The Rules of BIG

Cycling loves rules. It’s a fact. The current UCI Rules and Regulations extend to 16 Parts, of which Part I “General Organisation of Cycling as a Sport” is 82 pages long. They devote a whopping 178 pages to an explanation of the rules of “Artistic Cycling”.

That’s 178 pages of rules to govern people doing this:

The Velominati, as the self-annointed “Keepers of the Cog” are famous in cycling circles for their extensive and rigid “Rules”. Then there are each club’s own specific rules and bylaws. Whichever way you cut it there can be no doubt - cycling loves rules.

BBBC wants that to be different. We founded our own club because we didn’t like the look of any of the ones that existed. Because they were obsessed with rules. We don’t require you maintain 19.47mph for 44 minutes in the dark before joining our club run. We don’t insist you to buy our kit to ride with us (although you really should because it’s awesome and beautiful).

But if we did have rules, these would be they.

1. No dickheads.

2. Seriously, no dickheads.

3. Heart rates should be treated like bank balances. We all know you’ve got one but no-one needs to know what it is.

4. It is better to have done a turn then got dropped than to never do a turn at all.

The issue with having such a warm March/April is that May was bound to be a return to winter. And it has been. So far. Last minute trip back to Mallorca anyone? This also conclusive evidence that our new kit is much faster than our 2015 threads.

5. All club TTs and hill climbs will be timed using two iPhones (or other phone-based time recorder) held by separate individuals and passed from man to man as each member starts/finishes. One phone is held at the start line and one at the finish. Both timers must be started simultaneously and then a complicated mathematical exercise is undertaken in order to determine who won. This is not the easiest way. It is not the best way. But it is the right way.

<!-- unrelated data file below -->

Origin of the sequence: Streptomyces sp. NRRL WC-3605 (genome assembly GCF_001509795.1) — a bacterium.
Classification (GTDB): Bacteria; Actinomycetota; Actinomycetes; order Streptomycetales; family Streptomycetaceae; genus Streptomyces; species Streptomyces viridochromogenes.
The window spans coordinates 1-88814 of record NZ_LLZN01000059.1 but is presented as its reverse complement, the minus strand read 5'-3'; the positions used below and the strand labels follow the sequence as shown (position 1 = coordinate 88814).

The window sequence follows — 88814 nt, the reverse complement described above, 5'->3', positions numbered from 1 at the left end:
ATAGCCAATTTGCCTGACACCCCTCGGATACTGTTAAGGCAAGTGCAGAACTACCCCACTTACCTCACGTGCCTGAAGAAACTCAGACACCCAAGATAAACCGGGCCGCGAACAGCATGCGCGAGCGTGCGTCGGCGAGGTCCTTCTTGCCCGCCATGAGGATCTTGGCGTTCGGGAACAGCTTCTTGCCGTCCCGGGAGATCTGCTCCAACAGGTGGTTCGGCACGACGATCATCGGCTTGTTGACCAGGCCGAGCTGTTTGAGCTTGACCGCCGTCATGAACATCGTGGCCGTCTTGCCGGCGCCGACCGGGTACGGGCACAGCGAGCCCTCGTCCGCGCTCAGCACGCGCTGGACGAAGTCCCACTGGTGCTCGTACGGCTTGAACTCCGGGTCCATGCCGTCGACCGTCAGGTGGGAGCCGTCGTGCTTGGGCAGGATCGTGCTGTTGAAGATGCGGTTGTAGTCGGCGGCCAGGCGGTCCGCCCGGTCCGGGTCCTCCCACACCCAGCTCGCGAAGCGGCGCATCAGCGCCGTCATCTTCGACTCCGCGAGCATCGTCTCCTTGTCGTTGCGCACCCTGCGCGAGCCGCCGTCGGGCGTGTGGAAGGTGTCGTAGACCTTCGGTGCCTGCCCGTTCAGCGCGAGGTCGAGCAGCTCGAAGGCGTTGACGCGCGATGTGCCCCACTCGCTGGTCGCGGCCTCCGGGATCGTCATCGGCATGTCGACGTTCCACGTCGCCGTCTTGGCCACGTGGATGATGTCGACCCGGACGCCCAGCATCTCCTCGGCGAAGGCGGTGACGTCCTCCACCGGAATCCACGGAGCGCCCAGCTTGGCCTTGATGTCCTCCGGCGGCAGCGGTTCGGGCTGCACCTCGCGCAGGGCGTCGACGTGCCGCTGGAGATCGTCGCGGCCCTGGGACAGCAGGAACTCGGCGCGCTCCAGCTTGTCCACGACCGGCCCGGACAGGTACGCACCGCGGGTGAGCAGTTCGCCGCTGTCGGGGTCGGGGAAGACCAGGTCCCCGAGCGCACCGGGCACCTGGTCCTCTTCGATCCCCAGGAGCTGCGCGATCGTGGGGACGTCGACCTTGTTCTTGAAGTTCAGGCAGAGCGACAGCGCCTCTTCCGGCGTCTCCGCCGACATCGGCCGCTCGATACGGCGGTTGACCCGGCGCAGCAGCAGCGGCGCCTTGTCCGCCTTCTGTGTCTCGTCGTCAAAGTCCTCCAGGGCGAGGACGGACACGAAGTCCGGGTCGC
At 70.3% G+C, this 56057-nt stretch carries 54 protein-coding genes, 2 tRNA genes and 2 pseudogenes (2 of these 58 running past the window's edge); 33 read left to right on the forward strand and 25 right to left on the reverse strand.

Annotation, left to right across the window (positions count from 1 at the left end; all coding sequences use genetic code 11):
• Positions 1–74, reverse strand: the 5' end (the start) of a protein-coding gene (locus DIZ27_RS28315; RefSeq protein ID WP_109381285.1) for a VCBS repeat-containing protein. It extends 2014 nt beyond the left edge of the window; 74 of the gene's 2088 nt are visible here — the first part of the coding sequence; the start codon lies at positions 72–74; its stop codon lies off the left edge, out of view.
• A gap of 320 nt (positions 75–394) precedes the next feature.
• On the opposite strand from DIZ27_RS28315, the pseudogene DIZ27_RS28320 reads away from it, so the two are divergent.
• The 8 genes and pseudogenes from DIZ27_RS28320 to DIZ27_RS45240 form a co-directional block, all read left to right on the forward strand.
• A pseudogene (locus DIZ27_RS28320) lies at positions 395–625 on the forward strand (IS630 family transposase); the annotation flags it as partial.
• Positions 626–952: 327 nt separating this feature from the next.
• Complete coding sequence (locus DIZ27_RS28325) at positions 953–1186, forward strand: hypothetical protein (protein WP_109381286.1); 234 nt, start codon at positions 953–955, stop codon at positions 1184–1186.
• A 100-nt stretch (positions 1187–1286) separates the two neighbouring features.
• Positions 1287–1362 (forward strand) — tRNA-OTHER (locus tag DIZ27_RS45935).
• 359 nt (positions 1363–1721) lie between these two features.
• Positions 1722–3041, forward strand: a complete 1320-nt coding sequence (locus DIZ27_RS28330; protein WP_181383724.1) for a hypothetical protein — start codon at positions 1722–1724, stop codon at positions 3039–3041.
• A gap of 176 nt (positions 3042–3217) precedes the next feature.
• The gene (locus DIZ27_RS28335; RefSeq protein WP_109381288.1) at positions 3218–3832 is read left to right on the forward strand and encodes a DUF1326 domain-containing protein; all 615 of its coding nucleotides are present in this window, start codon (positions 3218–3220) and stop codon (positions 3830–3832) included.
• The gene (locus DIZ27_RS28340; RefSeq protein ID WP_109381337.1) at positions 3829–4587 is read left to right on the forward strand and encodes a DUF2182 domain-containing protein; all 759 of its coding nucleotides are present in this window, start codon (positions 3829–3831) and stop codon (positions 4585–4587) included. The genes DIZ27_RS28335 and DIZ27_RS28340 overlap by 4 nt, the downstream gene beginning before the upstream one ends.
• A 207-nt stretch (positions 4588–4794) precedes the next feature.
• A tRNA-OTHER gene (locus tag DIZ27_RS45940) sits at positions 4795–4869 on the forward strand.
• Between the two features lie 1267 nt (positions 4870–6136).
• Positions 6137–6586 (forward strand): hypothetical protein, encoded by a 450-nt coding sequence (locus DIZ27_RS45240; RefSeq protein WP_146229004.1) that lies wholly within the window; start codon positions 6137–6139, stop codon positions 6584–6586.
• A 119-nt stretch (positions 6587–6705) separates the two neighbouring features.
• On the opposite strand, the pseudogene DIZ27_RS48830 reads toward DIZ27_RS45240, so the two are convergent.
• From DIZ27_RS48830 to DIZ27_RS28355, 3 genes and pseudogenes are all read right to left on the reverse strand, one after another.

6. If you must plan a route then the actual route you ride should deviate from your plan by at least 20%. The combination of @stravacycling and Google Maps usually does the job but when you get hopelessly lost in the back streets of Sóller a little bit of CX goes a long way. Back on track in no time.

7. Beer, ice cream and pizza are the wet and dry lubes of the soul. This holy trinity are all that your body deserves or desires.

We ate a lot of ice creams last weekend, and we don't have a team nutritionist yet, so can only assume they are optimal sports nutrition, right? They certainly taste bloody great and go down well when it's 25°C mid ride. This is @edlamaison tucking in at the top of Coll de se Batalla near Lluc.

8. Victory is measured not in minutes or metres gained, but in how much fun you had riding your bicycle. And maybe how many cakes you ate if it comes to a tie-breaker scenario.

9. Don’t be a sneaky little ride-bottler. If you say you’re going to ride then ride. If you organise a ride then definitely ride.

10. Look after your body. If a trained medical professional advises you to “just really give that a good rest” then do so. Rest up for two hours during the flight before you do 400km and 6,500m in three days.

11. Contractual work hours should be respected as much as possible. If it says you work until 5 then by all means put the phone down at 17:01, pull on your bibs and go riding. Real heroes sneak out at 16:55.

Here's a bonus one that is, in many ways, actually our most important rule – and the only one we pinched from Eddy Merckx.

12. Ride as much or as little as you want. But ride.

And when you're riding 'as much or as little as you want', make sure you also stop for coffee and a cake.

Simon Orriss is one of the biggest Big Boys of them all. He has been riding with the BBBC since 2014.